Friday, October 26, 2012

Perfect alpha cutouts

Getting something cut out of a background in SL perfectly can be difficult and frustrating- unless you know the trick of it.  Many people use the green screen trick, but you can have slight acid green bleed in your semi transparent areas, like hair whisps.

First requirement: you need to be able to take at least 2 completely identical pictures, aside from background colour (if there are flexis, you might want to turn them off after you've gotten everything into position, including your camera- Advanced menu>Rendering Features>Flexible Objects.  This CAN be optional, your flexis might not move so long as nothing moves...but then again, they might, depending on settings and conditions)- and you need to be able to change that background colour.

Take one picture with your background solid fullbright white.  Take a second picture identical but for the background being solid black.  Optionally, take a third (or more) with the colour a general match for the touchy alpha issues- a vague match for your hair, any semi transparent spots, etc.

In Photoshop, one of the layer styles is "Difference"- copy paste the black or white background over the white or black background, and set the top layer to that.  The image will be all black and white- the background will be white, everything else in the shot will be black, with perfect alphaed edges for cutouts.  Select all and shift-copy, paste that into a channel mask for the image, and invert it, so it's a white outline on a black background.  If your picture has shadows, you probably WILL still have to clean this up in minor ways, due to lines and shadows rendering differently on different backgrounds- make sure the places that should be solid are white, with no grey spots from shadows not rendering quite the same, and if you're taking larger than screen size, the line problem will have to be fixed.  If you're not taking it with shadows on, your mask is already perfect- aside from occasional minor shiny glitches, so you might want to zoom in on those and make sure they're all white!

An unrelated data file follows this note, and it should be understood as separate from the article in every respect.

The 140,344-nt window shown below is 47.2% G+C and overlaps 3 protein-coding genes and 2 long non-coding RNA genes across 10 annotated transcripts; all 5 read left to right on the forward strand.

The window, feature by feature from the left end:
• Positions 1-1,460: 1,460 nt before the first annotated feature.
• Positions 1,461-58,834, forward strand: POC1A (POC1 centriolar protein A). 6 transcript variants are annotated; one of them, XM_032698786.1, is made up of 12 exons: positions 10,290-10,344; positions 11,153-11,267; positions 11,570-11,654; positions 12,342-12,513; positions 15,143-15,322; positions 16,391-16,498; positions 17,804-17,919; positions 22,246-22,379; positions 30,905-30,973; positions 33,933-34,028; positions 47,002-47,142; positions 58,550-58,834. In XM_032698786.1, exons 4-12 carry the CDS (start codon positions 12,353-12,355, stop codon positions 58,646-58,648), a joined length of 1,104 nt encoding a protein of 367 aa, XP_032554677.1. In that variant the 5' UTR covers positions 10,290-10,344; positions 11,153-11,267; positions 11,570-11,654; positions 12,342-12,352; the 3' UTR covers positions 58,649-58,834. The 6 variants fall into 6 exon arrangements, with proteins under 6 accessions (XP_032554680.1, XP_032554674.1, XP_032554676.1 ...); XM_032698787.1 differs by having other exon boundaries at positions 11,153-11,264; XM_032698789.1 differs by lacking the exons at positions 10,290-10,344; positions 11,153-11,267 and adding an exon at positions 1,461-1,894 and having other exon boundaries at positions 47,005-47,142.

If your white and black aren't quite 100% pure (which can happen, even with fullbright- especially with shadows and Windlight), you may need to adjust the levels of your mask ever so slightly pulling the end arrow in to the center a tad.  You should not need much, if you need this step at all- but you can have a slightly messy background mask that is mostly, but not 100%, transparent, under some circumstances (i.e. SL having a bad day).

Now, you can use this mask on your white background picture, your black background picture, or the picture(s) with the alpha colours.  This last option works best- if you have multiple problem spots, layer them all only showing the bits you need where to prevent the colour bleed (if you're scaling the picture down, the colour bleed may disappear, depends on how much of a stickler you are as to how much effort to put in here- it's going to be minor even if you just use the white background version).  If you have antialiasing on, there will be VERY slight bleed over the entire outline, so if you're wearing black, might want to do your cutout on the black background copy (black halo can also be less immediately noticeable than white, "shadows" rather than "halo").  But whatever you decide to cut out, use that channel mask for your selection or mask for your cutout!

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